‘This Wide Extent of Hopeless Sterility’: Samuel Johnson, Frank Fraser Darling, and a Grim Weekend in the Scottish Highlands

In 1773, one of England’s most celebrated literary figures, a then 64-year-old Samuel Johnson, walked from London to Glasgow. It’s testament to just how much Johnson accomplished in his career – completing what is widely considered the first modern dictionary, the first edition of Shakespeare’s collected works, as well as his biographies of England’s greatest poets, and innumerable stories, poems and essays on British fiction – that such a feat achieved by a man of Johnson’s age and weight is largely ignored. In fact, there is no report of his journey from London to Glasgow – it seemed even Johnson himself perceived the crossing of England secondary to what followed. With his great friend James Boswell, Johnson then ventured into the wildernesses of the Scottish Highlands and the Hebrides on an 83-day voyage, and produced a nuanced, complicated and riveting account of the trip. It was published as A Journey to the Western Islands of Scotland two years later.


Dr. Samuel Johnson, one of English Literature’s greatest thinkers.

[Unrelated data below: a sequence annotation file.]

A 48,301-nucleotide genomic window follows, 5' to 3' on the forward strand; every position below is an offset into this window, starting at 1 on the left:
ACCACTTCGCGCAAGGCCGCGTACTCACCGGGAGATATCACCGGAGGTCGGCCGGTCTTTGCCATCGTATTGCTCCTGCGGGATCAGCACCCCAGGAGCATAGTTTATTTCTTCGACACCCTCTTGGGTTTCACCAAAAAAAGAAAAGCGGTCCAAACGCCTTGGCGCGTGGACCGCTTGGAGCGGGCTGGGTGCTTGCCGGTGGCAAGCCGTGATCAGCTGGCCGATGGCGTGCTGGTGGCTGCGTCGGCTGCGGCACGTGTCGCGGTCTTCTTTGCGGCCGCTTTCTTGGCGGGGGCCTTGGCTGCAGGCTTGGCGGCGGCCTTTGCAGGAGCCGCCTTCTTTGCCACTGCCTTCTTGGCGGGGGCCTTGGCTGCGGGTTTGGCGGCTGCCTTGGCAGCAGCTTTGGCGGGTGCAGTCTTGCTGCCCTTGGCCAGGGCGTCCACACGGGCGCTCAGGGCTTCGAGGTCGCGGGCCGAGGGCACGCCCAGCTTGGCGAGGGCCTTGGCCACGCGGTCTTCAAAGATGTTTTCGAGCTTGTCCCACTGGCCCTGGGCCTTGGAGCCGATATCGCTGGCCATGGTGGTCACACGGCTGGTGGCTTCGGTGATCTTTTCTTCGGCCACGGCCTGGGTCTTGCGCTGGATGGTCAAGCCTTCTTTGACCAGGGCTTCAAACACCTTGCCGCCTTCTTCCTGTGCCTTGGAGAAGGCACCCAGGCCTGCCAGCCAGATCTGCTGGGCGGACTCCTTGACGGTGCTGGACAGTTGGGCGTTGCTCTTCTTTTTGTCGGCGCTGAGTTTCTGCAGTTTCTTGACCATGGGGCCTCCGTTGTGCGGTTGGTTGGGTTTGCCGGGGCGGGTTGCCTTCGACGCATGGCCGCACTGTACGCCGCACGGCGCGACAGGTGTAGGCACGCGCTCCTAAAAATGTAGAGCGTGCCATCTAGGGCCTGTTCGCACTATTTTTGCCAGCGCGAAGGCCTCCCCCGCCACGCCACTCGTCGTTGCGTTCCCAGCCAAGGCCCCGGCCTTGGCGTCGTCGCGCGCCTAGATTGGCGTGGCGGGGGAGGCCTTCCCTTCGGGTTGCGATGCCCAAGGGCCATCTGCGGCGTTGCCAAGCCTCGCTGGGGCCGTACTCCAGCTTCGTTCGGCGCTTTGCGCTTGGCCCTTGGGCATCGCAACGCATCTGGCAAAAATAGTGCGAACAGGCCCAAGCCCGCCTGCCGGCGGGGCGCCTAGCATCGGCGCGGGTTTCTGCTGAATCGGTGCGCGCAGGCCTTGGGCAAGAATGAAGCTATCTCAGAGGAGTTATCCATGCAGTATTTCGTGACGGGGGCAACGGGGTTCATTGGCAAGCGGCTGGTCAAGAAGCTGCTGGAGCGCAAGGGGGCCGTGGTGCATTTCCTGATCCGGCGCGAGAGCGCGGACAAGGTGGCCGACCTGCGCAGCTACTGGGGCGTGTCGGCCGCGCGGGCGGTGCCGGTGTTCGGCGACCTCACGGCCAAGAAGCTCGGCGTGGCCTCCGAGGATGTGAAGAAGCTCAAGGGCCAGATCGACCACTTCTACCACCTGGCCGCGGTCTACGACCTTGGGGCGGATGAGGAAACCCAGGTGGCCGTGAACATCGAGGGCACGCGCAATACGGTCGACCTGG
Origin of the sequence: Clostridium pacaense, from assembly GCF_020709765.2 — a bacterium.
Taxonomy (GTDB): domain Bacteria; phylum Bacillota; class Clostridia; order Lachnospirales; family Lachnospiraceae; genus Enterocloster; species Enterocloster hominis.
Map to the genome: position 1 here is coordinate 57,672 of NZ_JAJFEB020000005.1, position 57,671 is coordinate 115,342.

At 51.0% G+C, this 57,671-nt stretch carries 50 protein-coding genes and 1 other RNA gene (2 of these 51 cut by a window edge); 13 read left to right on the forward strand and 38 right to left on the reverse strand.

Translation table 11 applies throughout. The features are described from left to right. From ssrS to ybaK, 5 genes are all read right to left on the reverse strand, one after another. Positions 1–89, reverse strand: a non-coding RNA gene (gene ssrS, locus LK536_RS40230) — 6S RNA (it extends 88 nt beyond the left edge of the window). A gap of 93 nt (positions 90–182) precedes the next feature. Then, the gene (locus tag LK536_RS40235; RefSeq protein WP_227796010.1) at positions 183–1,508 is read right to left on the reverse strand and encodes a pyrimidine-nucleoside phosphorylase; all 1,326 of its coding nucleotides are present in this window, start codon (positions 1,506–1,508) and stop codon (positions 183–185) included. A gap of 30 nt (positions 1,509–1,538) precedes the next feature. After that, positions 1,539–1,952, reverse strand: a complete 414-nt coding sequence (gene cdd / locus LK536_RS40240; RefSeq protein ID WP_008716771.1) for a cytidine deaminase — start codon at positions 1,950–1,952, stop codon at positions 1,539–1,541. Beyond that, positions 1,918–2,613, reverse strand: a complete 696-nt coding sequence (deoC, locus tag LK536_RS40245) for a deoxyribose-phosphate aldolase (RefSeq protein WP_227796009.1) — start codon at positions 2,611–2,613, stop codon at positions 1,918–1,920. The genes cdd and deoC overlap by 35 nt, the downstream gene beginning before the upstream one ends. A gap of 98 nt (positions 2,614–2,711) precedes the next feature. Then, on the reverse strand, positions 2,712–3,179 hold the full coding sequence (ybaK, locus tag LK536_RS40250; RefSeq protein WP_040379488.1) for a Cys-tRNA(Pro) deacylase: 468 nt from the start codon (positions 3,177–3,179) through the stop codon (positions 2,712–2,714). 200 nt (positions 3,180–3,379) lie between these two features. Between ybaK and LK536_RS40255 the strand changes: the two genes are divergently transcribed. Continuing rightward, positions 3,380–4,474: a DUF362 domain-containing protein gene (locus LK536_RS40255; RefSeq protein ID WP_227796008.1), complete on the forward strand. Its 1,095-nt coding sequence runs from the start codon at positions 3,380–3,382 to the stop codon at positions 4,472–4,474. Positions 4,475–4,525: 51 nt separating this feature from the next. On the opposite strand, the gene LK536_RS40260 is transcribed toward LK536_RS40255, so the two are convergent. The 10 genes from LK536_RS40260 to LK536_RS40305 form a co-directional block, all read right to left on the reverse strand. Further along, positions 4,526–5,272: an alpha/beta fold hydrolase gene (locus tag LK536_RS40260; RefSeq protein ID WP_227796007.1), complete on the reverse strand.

It’s obvious to most that Johnson didn’t have the most cordial of relationships with Scotland. He was an avowed conservative and imperialist, whose view of the Scottish was notoriously memorialised in his Dictionary entry for “oats”: ‘a grain, which in England is generally given to horses, but in Scotland supports the people’. The events of the 18thcentury no doubt fed into Johnson’s xenophobic sense of superiority. The decisive English victory at Culloden in 1745 had shattered Bonnie Prince Charlie’s rebellion and defeated the last Stuart claimant to the throne, and the consequences were severe. Highland culture (the tartan clothing, bagpipe music and everything else plastered over Visit Scotland adverts today) was effectively criminalised. The Highland clans were stripped of their arms and quickly moved off their ancestral lands. For Johnson, then, a renowned advocate of empire visiting almost two decades later, it would be easy for the reader to anticipate a scornful tone of imperial superiority. However, despite its moments of contemptuousness, the Journey remains, at its heart, a deeply divided text, and nowhere is that illustrated more fascinatingly or enigmatically than in Johnson’s treatment of the Highland landscape.